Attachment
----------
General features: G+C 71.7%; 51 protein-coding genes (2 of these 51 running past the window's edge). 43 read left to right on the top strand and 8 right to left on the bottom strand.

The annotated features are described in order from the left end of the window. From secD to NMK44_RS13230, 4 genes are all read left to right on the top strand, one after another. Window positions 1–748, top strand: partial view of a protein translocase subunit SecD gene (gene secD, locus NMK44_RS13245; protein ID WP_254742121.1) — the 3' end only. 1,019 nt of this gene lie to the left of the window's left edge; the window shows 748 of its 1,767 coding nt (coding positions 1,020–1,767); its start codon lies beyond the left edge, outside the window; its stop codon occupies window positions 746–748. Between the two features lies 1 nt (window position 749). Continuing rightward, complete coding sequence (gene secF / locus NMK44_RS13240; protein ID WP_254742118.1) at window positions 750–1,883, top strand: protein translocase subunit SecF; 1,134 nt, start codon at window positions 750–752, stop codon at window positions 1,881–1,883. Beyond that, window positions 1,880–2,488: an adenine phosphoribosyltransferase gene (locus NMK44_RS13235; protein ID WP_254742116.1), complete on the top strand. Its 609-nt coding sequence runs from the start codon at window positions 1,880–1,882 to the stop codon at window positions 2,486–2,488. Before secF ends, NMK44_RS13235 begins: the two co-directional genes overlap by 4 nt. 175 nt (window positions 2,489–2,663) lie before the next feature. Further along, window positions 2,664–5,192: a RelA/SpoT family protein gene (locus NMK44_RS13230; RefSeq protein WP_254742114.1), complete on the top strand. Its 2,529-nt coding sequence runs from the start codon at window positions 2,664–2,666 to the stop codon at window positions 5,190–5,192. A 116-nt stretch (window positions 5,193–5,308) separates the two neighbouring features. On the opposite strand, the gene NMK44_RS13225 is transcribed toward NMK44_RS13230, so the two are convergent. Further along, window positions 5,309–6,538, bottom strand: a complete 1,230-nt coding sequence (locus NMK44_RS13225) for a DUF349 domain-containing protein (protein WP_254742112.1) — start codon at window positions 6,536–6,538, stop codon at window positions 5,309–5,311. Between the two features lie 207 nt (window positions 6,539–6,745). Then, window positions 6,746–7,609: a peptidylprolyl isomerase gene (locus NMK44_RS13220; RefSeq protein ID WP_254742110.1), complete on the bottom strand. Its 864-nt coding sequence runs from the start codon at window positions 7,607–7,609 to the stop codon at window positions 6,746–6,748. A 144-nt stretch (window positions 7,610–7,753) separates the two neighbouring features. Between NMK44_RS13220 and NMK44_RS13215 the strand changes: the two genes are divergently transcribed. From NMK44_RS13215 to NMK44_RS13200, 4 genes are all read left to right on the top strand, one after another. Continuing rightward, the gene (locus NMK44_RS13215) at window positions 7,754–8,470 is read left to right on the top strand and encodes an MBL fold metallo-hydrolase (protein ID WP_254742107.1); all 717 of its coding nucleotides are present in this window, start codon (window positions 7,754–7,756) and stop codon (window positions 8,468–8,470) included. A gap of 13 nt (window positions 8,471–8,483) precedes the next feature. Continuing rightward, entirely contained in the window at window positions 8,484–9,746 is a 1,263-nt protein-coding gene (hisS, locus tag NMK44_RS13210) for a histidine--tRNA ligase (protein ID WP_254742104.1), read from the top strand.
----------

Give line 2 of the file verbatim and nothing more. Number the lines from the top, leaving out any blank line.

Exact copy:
The annotated features are described in order from the left end of the window. From secD to NMK44_RS13230, 4 genes are all read left to right on the top strand, one after another. Window positions 1–748, top strand: partial view of a protein translocase subunit SecD gene (gene secD, locus NMK44_RS13245; protein ID WP_254742121.1) — the 3' end only. 1,019 nt of this gene lie to the left of the window's left edge; the window shows 748 of its 1,767 coding nt (coding positions 1,020–1,767); its start codon lies beyond the left edge, outside the window; its stop codon occupies window positions 746–748. Between the two features lies 1 nt (window position 749). Continuing rightward, complete coding sequence (gene secF / locus NMK44_RS13240; protein ID WP_254742118.1) at window positions 750–1,883, top strand: protein translocase subunit SecF; 1,134 nt, start codon at window positions 750–752, stop codon at window positions 1,881–1,883. Beyond that, window positions 1,880–2,488: an adenine phosphoribosyltransferase gene (locus NMK44_RS13235; protein ID WP_254742116.1), complete on the top strand. Its 609-nt coding sequence runs from the start codon at window positions 1,880–1,882 to the stop codon at window positions 2,486–2,488. Before secF ends, NMK44_RS13235 begins: the two co-directional genes overlap by 4 nt. 175 nt (window positions 2,489–2,663) lie before the next feature. Further along, window positions 2,664–5,192: a RelA/SpoT family protein gene (locus NMK44_RS13230; RefSeq protein WP_254742114.1), complete on the top strand. Its 2,529-nt coding sequence runs from the start codon at window positions 2,664–2,666 to the stop codon at window positions 5,190–5,192. A 116-nt stretch (window positions 5,193–5,308) separates the two neighbouring features. On the opposite strand, the gene NMK44_RS13225 is transcribed toward NMK44_RS13230, so the two are convergent. Further along, window positions 5,309–6,538, bottom strand: a complete 1,230-nt coding sequence (locus NMK44_RS13225) for a DUF349 domain-containing protein (protein WP_254742112.1) — start codon at window positions 6,536–6,538, stop codon at window positions 5,309–5,311. Between the two features lie 207 nt (window positions 6,539–6,745). Then, window positions 6,746–7,609: a peptidylprolyl isomerase gene (locus NMK44_RS13220; RefSeq protein ID WP_254742110.1), complete on the bottom strand. Its 864-nt coding sequence runs from the start codon at window positions 7,607–7,609 to the stop codon at window positions 6,746–6,748. A 144-nt stretch (window positions 7,610–7,753) separates the two neighbouring features. Between NMK44_RS13220 and NMK44_RS13215 the strand changes: the two genes are divergently transcribed. From NMK44_RS13215 to NMK44_RS13200, 4 genes are all read left to right on the top strand, one after another. Continuing rightward, the gene (locus NMK44_RS13215) at window positions 7,754–8,470 is read left to right on the top strand and encodes an MBL fold metallo-hydrolase (protein ID WP_254742107.1); all 717 of its coding nucleotides are present in this window, start codon (window positions 7,754–7,756) and stop codon (window positions 8,468–8,470) included. A gap of 13 nt (window positions 8,471–8,483) precedes the next feature. Continuing rightward, entirely contained in the window at window positions 8,484–9,746 is a 1,263-nt protein-coding gene (hisS, locus tag NMK44_RS13210) for a histidine--tRNA ligase (protein ID WP_254742104.1), read from the top strand.